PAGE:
A portfolio of innovation
Focused on depression, anxiety and addiction
ATAI Life Sciences is dedicated to bringing innovation to mental healthcare, a field that has seen little progress since the development of selective serotonin reuptake inhibitors (SSRIs) and serotonin-norepinephrine reuptake inhibitors (SNRIs) in the 1980s and 1990s, respectively. ATAI focuses on three key indications underlying the mental health epidemic:
- Depression | Today, the World Health Organization World Health Organization estimates that approximately 322 million people live with depression, making it both the most common mental health disorder and the leading cause of disability worldwide. Moreover, rates of depression have been increasing; between 2005 and 2015, diagnoses of depression rose by more than 18 percent, with experts warning that it is on track to become the 2nd most burdensome health condition by 2020. Of the more than 340 million people that suffer from depression worldwide, more than one third do not respond to currently available therapeutics.
- Anxiety | Anxiety is one of the most common mental health conditions in the world, with more than 40 million Americans (18% of the population) suffering from an anxiety disorder every year, according to the Anxiety and Depression Association of America (ADAA); worldwide, almost 12% of people are affected by anxiety every year, and up to 30% meet the diagnostic criteria for an anxiety disorder at some point in their lives. The ADAA also reports that, although anxiety disorders are considered treatable, only 36% of those affected go on to receive treatment. This is concerning because, in the absence of treatment, most anxiety disorders persist indefinitely.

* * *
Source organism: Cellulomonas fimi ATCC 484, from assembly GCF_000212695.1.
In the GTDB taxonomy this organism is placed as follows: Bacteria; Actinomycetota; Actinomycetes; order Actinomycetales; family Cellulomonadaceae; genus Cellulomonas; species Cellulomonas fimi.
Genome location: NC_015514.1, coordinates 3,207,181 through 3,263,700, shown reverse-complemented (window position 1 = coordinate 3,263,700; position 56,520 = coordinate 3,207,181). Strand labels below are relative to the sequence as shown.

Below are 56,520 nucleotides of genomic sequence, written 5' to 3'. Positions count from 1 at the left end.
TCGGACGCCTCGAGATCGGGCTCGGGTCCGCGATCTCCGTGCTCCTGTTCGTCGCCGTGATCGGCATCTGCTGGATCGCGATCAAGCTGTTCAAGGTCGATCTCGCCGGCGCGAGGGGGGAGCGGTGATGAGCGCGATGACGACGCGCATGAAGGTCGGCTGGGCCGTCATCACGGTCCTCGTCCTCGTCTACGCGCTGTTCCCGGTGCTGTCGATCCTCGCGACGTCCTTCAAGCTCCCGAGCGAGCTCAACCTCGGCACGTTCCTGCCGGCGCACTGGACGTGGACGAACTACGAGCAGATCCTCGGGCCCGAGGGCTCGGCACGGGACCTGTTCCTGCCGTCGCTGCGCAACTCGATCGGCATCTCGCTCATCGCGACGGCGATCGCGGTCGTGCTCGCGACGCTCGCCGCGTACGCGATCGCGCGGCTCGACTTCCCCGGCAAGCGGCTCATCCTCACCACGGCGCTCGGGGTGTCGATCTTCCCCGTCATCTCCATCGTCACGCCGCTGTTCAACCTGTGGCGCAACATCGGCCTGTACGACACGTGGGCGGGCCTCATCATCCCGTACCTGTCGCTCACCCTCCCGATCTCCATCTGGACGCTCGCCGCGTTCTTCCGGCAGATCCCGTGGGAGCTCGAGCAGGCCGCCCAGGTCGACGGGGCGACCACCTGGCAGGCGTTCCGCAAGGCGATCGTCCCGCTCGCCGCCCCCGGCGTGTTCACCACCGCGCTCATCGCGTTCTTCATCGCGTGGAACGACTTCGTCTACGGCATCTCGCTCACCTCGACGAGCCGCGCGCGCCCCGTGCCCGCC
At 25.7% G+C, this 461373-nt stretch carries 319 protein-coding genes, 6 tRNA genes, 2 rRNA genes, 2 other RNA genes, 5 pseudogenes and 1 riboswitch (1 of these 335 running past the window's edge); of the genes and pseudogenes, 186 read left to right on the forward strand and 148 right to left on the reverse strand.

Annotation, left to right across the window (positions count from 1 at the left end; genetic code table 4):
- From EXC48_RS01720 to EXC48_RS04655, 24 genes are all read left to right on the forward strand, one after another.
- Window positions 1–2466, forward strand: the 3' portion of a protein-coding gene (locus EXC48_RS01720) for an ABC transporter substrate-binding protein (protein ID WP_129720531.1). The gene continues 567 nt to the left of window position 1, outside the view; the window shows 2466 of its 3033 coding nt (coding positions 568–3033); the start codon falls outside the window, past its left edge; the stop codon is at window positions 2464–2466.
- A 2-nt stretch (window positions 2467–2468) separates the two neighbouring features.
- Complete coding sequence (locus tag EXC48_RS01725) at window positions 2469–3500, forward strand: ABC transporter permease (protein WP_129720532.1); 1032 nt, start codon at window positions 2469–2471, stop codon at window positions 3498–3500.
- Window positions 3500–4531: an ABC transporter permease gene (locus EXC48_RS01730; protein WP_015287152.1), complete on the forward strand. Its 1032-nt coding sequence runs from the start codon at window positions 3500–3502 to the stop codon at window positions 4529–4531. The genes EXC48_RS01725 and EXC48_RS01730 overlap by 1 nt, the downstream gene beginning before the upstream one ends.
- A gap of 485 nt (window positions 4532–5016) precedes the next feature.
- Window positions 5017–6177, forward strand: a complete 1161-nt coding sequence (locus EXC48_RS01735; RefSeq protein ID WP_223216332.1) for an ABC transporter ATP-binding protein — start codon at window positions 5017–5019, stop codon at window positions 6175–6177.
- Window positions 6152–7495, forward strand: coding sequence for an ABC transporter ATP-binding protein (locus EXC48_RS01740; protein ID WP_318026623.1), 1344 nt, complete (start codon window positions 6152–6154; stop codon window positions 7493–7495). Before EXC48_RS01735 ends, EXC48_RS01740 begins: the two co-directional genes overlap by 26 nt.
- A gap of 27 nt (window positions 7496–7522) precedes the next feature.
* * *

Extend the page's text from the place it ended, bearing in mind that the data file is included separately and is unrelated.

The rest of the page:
- Addiction | In the United States, the lifetime prevalence of addiction to alcohol and illicit drugs is estimated to be between 12% and 3% respectively; addiction to prescription drugs has been found to occur in 4.7% of the population. Perhaps most concerningly, in 2018, 2-million people misused prescription opioids for the first time, while 47,600 people died from opioid overdose, and a full 2.1 million people qualified for a diagnosis of opioid use disorder. Prognosis is poor, and current treatment options for all types of addiction are scant and produce variable results, with relapse rates across substance use disorders estimated to be between 40 and 60%.